Bruce Willis to step away from acting after aphasia diagnosis
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Not only was she paralysed down her right side, she had developed the little known neurological condition aphasia, which affects the area of the brain responsible for language, speech and communication. “I couldn’t talk at all,” recalls mother-of-two Pamela today, nine years after that terrifying moment. “I literally felt voiceless.” Aphasia can be caused by a variety of conditions – brain tumours, head injuries and disorders such as dementia. But strokes are among the most common. They damage the brain by cutting off blood supply and one in three survivors – more than 250,000 people in the UK alone – will consequently develop aphasia.
The condition hit the headlines after the family of Hollywood A-lister Bruce Willis recently revealed he would step away from acting following an aphasia diagnosis.
In a statement posted on Instagram, blood pressure medicine types the Die Hard star’s ex-wife Demi Moore called it a “challenging time” and said, “we are moving through this as a strong family unit”.
A cause for his condition was not given, but colleagues of the 67-year-old actor have said they noticed his declining cognitive abilities for years after he appeared confused on set and in recent films his lines reportedly had to be fed to him via an earpiece.
Pamela, 53, from Merseyside, understands these sorts of frustrations well as someone who still struggles with her speech.
The former NHS Stop Smoking advisor has Broca’s aphasia, also known as non-fluent or expressive aphasia, the most common of five types of aphasia affecting the frontal lobe of the brain. It means she cannot form or understand complex sentences and struggles with grammar. Initially, she could neither read nor write.
“My words are different now,” she explains. “At first, words containing more than two syllables were a real challengeand I couldn’t remember how to spell words or put them in the right order to create a sentence.”
Pamela uses a speech assistance phone app to help manage her day-to-day life but her friendships and social life have been impacted due to her lost communication skills.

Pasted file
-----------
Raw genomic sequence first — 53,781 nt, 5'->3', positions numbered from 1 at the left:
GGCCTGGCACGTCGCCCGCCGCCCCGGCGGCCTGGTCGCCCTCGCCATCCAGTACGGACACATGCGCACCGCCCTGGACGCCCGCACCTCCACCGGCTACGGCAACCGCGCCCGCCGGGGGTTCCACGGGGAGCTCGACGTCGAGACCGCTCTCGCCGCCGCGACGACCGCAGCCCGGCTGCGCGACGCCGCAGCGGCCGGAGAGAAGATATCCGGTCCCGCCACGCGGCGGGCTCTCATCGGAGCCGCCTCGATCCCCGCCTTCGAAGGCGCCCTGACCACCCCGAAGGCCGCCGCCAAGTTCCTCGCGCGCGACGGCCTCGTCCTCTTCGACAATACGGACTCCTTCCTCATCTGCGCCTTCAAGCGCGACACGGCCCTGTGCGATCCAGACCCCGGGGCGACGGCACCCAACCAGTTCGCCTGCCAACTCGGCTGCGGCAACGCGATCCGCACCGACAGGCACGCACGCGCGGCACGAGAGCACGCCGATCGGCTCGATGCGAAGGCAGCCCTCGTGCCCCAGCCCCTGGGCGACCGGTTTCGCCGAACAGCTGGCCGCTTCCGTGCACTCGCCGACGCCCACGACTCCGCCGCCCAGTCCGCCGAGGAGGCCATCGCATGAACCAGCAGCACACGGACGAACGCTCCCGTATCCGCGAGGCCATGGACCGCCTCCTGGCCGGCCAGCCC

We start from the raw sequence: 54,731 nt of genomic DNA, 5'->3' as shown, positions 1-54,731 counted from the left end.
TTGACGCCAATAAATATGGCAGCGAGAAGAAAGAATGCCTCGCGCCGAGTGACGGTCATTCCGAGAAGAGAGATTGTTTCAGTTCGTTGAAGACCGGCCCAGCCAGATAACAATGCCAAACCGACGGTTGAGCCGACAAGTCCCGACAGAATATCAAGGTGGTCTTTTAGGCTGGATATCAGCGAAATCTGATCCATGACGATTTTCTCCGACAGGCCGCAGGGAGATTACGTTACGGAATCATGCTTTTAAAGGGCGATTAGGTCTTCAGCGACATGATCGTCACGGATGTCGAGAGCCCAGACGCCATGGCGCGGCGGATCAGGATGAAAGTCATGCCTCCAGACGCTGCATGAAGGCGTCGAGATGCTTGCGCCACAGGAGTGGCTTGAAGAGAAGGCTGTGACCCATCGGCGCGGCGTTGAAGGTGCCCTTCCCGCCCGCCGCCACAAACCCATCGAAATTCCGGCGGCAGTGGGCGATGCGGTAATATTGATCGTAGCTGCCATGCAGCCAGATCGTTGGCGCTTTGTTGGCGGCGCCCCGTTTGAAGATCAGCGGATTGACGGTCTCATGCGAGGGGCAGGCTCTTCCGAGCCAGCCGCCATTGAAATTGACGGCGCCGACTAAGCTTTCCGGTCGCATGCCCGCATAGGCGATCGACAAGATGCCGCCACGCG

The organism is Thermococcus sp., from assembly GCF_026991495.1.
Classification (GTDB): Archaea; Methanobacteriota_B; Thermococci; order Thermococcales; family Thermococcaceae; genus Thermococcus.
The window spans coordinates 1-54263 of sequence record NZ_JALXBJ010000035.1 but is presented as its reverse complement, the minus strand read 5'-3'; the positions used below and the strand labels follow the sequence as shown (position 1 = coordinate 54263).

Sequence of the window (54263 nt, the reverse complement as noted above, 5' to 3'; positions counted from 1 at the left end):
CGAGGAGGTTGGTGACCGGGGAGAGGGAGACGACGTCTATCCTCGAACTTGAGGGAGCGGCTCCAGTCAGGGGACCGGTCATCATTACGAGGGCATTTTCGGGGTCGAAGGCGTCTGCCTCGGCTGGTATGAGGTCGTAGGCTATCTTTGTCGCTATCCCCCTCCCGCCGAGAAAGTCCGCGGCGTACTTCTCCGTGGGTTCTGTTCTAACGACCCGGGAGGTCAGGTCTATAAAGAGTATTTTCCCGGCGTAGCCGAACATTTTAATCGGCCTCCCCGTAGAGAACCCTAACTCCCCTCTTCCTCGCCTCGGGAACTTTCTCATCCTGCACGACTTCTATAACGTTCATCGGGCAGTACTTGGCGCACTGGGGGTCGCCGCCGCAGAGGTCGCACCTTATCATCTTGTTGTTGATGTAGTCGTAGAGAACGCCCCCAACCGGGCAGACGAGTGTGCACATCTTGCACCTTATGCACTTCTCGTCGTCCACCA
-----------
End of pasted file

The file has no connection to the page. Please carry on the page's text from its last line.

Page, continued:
She’s honest about how that makes her feel: “Sometimes I hate aphasia, it makes me down. I can talk but people think I don’t understand, and they are scared to talk with me.
“Some days I’ll talk better, some days the words are more difficult. It depends on the people I’m with.”
The emotional and mental health impact of aphasia can be huge, says Nanette Mellor of The Brain Charity.
“Feeling frustrated and literally voiceless in society is common,” she says.
“For many day-to-day activities, talking is how we communicate and if you can’t speak, simple tasks like going to a shop or Post Office or getting a bus can become very difficult.
“Not being able to call for help if needed can also be deeply frightening for people – if you are completely non-verbal, to know you can’t ring 999 in an emergency can be life-changing.”
Nanette says people who develop aphasia following a sudden brain injury typically receive their diagnosis within days in the “vast majority” of cases the charity sees.
Even if speech returns, it can be completely unrecognisable, as happened to Wirral resident Dominick Nicholas, 25, who was diagnosed with non-fluent aphasia after suffering a stroke last August.
“When I first started being able to talk again, I didn’t have a Merseyside accent any more. I sounded like a robot or Siri,” he says.
“It feels so weird when one day you just wake up with a different voice. I felt like I had lost part of my identity – but everyone else was just really pleased I was talking.”
Before his stroke, Dominick worked as a mechanical fitter at Jaguar Land Rover.
But last summer he found himself snapping at people and feeling unhappy and upset, which he attributed to the stress and long hours of buying and doing up a new property.
Then one day he woke and began repeating words before his right side went numb and his speech became slurred.
His girlfriend Laura realised he was having a stroke and dialled 999. “When the stroke happened, I thought I was going to die,” recalls Dominick.
“I closed my eyes and blacked out, I have no memories of that time.”
He was rushed to hospital, where doctors discovered the cause of the stroke was a brain arteriovenous malformation (AVM) – a tangle of abnormal, poorly developed blood vessels which is extremely rare, affecting just one per cent of the population.
His mood swings had been caused by the AVM bursting and healing multiple times, causing mini-strokes in the part of his brain that regulated emotions.
Doctors operated on him for nine hours to remove it.